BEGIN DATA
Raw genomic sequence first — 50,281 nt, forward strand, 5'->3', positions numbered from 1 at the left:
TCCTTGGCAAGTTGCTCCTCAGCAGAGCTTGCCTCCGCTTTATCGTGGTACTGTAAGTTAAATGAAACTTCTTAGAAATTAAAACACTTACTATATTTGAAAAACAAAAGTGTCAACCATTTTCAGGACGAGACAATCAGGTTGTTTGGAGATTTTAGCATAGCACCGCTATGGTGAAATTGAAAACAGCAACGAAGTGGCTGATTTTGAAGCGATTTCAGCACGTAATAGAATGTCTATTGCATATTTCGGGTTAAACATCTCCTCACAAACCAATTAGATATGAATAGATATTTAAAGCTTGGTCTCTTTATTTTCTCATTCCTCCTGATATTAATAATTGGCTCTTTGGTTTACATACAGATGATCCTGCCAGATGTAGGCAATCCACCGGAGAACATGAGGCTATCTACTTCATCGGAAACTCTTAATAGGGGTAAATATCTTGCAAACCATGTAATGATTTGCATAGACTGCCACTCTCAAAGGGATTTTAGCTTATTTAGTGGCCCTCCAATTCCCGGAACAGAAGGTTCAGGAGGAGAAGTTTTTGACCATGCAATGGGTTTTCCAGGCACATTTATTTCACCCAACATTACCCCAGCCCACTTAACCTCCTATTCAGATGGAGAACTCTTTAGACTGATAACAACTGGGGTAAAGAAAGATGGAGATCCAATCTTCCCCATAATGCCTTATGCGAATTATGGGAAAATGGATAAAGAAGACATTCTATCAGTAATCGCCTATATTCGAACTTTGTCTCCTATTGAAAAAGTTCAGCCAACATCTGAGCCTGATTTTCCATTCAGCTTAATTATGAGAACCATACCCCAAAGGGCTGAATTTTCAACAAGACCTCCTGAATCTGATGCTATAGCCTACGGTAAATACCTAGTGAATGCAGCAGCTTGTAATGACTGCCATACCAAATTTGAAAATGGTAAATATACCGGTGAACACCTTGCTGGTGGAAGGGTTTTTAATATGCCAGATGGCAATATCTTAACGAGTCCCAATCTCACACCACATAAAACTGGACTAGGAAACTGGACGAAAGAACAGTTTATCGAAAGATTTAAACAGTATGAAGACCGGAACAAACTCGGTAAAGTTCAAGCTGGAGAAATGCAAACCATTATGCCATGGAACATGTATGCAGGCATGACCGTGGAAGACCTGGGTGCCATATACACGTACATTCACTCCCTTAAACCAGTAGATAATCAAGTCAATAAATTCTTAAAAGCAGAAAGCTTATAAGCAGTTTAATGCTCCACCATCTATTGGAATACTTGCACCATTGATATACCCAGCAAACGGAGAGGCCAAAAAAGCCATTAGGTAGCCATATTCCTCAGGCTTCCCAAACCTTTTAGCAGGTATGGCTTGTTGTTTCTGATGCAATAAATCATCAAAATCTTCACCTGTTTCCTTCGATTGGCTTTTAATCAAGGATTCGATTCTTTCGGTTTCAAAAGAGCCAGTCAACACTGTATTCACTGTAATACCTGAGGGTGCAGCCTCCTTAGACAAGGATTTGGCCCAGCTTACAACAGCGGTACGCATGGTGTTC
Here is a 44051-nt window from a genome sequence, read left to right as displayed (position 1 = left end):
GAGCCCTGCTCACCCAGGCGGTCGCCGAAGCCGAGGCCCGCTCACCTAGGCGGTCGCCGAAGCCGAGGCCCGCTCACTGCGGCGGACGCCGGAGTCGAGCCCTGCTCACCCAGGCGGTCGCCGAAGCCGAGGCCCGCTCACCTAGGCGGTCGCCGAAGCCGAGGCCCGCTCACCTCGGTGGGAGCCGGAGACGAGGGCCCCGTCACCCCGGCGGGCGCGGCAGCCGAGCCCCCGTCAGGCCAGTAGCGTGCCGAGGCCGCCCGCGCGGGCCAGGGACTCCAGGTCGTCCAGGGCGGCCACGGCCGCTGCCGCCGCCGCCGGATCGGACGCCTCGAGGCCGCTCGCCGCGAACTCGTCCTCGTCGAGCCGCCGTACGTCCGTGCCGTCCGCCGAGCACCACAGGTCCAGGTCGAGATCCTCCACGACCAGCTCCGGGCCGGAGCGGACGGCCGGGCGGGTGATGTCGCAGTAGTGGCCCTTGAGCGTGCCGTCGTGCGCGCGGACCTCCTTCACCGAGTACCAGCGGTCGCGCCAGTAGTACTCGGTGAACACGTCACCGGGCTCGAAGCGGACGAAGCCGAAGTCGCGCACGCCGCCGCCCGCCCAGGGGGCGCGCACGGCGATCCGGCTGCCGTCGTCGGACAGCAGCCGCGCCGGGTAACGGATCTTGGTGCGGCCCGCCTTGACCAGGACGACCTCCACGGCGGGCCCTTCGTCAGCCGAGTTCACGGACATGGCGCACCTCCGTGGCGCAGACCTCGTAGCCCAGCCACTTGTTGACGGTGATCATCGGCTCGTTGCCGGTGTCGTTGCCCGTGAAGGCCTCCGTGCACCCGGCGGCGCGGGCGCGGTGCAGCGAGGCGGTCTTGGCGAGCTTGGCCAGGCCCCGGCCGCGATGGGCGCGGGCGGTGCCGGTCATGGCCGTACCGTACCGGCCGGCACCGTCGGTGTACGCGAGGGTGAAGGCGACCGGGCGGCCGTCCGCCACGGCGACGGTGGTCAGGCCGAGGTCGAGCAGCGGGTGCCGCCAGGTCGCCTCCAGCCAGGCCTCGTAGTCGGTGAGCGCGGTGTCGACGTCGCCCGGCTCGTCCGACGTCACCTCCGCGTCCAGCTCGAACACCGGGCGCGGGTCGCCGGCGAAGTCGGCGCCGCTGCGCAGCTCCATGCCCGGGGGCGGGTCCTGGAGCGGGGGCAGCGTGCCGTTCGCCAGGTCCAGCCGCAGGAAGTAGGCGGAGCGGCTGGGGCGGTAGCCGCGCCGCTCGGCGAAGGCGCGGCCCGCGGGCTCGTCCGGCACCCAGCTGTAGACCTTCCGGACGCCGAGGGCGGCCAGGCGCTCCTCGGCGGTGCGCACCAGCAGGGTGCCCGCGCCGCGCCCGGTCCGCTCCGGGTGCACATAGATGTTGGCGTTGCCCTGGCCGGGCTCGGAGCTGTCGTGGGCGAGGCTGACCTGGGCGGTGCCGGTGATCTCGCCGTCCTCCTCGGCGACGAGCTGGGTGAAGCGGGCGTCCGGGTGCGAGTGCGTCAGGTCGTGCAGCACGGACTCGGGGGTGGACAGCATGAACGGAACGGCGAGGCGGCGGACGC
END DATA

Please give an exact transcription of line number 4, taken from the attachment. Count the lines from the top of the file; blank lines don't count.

GAGCCCTGCTCACCCAGGCGGTCGCCGAAGCCGAGGCCCGCTCACCTAGGCGGTCGCCGAAGCCGAGGCCCGCTCACTGCGGCGGACGCCGGAGTCGAGCCCTGCTCACCCAGGCGGTCGCCGAAGCCGAGGCCCGCTCACCTAGGCGGTCGCCGAAGCCGAGGCCCGCTCACCTCGGTGGGAGCCGGAGACGAGGGCCCCGTCACCCCGGCGGGCGCGGCAGCCGAGCCCCCGTCAGGCCAGTAGCGTGCCGAGGCCGCCCGCGCGGGCCAGGGACTCCAGGTCGTCCAGGGCGGCCACGGCCGCTGCCGCCGCCGCCGGATCGGACGCCTCGAGGCCGCTCGCCGCGAACTCGTCCTCGTCGAGCCGCCGTACGTCCGTGCCGTCCGCCGAGCACCACAGGTCCAGGTCGAGATCCTCCACGACCAGCTCCGGGCCGGAGCGGACGGCCGGGCGGGTGATGTCGCAGTAGTGGCCCTTGAGCGTGCCGTCGTGCGCGCGGACCTCCTTCACCGAGTACCAGCGGTCGCGCCAGTAGTACTCGGTGAACACGTCACCGGGCTCGAAGCGGACGAAGCCGAAGTCGCGCACGCCGCCGCCCGCCCAGGGGGCGCGCACGGCGATCCGGCTGCCGTCGTCGGACAGCAGCCGCGCCGGGTAACGGATCTTGGTGCGGCCCGCCTTGACCAGGACGACCTCCACGGCGGGCCCTTCGTCAGCCGAGTTCACGGACATGGCGCACCTCCGTGGCGCAGACCTCGTAGCCCAGCCACTTGTTGACGGTGATCATCGGCTCGTTGCCGGTGTCGTTGCCCGTGAAGGCCTCCGTGCACCCGGCGGCGCGGGCGCGGTGCAGCGAGGCGGTCTTGGCGAGCTTGGCCAGGCCCCGGCCGCGATGGGCGCGGGCGGTGCCGGTCATGGCCGTACCGTACCGGCCGGCACCGTCGGTGTACGCGAGGGTGAAGGCGACCGGGCGGCCGTCCGCCACGGCGACGGTGGTCAGGCCGAGGTCGAGCAGCGGGTGCCGCCAGGTCGCCTCCAGCCAGGCCTCGTAGTCGGTGAGCGCGGTGTCGACGTCGCCCGGCTCGTCCGACGTCACCTCCGCGTCCAGCTCGAACACCGGGCGCGGGTCGCCGGCGAAGTCGGCGCCGCTGCGCAGCTCCATGCCCGGGGGCGGGTCCTGGAGCGGGGGCAGCGTGCCGTTCGCCAGGTCCAGCCGCAGGAAGTAGGCGGAGCGGCTGGGGCGGTAGCCGCGCCGCTCGGCGAAGGCGCGGCCCGCGGGCTCGTCCGGCACCCAGCTGTAGACCTTCCGGACGCCGAGGGCGGCCAGGCGCTCCTCGGCGGTGCGCACCAGCAGGGTGCCCGCGCCGCGCCCGGTCCGCTCCGGGTGCACATAGATGTTGGCGTTGCCCTGGCCGGGCTCGGAGCTGTCGTGGGCGAGGCTGACCTGGGCGGTGCCGGTGATCTCGCCGTCCTCCTCGGCGACGAGCTGGGTGAAGCGGGCGTCCGGGTGCGAGTGCGTCAGGTCGTGCAGCACGGACTCGGGGGTGGACAGCATGAACGGAACGGCGAGGCGGCGGACGC